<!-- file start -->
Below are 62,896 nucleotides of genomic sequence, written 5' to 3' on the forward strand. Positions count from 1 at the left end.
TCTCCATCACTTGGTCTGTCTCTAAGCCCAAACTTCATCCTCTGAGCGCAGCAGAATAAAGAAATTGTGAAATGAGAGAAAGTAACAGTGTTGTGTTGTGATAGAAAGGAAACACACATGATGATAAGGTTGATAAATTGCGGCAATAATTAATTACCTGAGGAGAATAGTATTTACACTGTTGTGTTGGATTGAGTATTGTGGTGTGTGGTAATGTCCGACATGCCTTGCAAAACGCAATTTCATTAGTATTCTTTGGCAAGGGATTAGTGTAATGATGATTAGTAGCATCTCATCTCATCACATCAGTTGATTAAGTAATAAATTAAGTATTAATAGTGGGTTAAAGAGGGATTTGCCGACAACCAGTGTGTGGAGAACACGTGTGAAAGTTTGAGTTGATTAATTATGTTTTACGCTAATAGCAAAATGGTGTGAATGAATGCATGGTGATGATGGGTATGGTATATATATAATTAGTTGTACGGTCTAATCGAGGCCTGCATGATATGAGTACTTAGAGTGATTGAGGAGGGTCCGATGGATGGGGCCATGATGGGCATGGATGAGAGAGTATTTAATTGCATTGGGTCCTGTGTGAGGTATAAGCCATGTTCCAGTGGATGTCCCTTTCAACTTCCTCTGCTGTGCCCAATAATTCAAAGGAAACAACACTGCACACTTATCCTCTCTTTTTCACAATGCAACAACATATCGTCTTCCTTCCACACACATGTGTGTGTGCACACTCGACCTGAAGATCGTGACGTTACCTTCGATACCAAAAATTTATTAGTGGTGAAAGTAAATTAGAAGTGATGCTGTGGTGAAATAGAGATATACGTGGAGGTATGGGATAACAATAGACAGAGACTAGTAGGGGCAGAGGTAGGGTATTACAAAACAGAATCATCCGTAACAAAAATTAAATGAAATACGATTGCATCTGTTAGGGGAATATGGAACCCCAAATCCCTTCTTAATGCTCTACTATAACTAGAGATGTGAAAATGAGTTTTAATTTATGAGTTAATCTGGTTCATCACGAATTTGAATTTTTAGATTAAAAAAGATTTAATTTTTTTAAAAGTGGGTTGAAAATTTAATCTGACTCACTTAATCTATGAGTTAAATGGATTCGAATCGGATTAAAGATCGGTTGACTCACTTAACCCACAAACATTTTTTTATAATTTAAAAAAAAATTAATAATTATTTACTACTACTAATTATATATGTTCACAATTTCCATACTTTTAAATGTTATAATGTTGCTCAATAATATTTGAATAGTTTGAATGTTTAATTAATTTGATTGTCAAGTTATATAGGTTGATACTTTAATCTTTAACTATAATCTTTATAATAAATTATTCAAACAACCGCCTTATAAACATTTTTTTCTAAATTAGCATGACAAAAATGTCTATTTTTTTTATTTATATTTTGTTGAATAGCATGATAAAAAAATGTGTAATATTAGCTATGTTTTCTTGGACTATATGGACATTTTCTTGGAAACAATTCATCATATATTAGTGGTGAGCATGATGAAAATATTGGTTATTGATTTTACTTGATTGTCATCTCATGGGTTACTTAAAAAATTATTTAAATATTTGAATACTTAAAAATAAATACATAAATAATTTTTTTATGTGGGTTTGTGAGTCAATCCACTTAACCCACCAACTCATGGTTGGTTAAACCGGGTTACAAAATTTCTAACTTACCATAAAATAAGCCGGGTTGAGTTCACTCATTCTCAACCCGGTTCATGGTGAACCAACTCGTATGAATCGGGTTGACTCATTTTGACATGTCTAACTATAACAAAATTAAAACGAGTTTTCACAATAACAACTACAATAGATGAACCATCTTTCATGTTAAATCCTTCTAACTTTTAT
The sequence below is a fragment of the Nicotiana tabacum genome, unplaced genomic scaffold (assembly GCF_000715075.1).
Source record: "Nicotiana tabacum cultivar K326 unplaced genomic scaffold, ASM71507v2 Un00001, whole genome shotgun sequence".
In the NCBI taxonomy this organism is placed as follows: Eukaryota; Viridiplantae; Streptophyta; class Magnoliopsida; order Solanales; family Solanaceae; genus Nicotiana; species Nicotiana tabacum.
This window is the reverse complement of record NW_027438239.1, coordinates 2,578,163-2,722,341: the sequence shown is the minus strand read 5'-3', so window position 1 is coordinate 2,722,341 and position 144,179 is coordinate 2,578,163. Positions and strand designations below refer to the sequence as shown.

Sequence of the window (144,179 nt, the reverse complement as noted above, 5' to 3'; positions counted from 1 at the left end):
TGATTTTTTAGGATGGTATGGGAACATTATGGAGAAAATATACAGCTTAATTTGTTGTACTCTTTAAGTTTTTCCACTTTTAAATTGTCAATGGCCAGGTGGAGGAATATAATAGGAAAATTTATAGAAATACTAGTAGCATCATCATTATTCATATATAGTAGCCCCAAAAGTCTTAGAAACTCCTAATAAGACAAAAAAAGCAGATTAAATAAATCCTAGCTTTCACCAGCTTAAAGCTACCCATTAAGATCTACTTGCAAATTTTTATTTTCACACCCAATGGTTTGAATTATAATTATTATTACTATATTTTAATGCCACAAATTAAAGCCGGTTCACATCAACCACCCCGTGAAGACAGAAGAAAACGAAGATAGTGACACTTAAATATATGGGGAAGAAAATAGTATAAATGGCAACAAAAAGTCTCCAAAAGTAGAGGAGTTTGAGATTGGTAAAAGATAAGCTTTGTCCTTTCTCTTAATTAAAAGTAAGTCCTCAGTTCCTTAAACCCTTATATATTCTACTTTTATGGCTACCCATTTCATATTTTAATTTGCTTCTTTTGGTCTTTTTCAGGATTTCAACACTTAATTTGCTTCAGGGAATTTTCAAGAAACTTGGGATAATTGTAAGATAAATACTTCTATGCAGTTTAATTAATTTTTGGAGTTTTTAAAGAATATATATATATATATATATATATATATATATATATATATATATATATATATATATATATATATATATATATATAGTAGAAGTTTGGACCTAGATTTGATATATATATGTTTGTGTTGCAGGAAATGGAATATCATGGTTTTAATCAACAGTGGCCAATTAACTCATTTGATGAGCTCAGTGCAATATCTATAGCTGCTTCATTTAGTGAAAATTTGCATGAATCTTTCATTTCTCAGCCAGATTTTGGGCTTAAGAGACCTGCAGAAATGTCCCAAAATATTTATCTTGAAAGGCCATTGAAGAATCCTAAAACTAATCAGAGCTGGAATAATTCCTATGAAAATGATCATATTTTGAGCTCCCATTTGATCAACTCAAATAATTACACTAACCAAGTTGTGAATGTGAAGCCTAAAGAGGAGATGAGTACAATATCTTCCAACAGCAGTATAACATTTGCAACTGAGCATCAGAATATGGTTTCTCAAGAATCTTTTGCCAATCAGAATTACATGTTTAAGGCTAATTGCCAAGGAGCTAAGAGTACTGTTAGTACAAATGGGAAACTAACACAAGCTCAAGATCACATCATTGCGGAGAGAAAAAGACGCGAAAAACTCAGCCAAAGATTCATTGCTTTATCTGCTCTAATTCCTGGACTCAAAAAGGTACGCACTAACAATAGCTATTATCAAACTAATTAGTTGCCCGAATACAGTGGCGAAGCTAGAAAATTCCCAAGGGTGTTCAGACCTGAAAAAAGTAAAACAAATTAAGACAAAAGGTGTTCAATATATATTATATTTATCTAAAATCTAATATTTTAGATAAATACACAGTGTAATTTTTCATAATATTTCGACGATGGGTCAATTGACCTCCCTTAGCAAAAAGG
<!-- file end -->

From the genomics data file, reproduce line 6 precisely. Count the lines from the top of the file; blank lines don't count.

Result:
This window is the reverse complement of record NW_027438239.1, coordinates 2,578,163-2,722,341: the sequence shown is the minus strand read 5'-3', so window position 1 is coordinate 2,722,341 and position 144,179 is coordinate 2,578,163. Positions and strand designations below refer to the sequence as shown.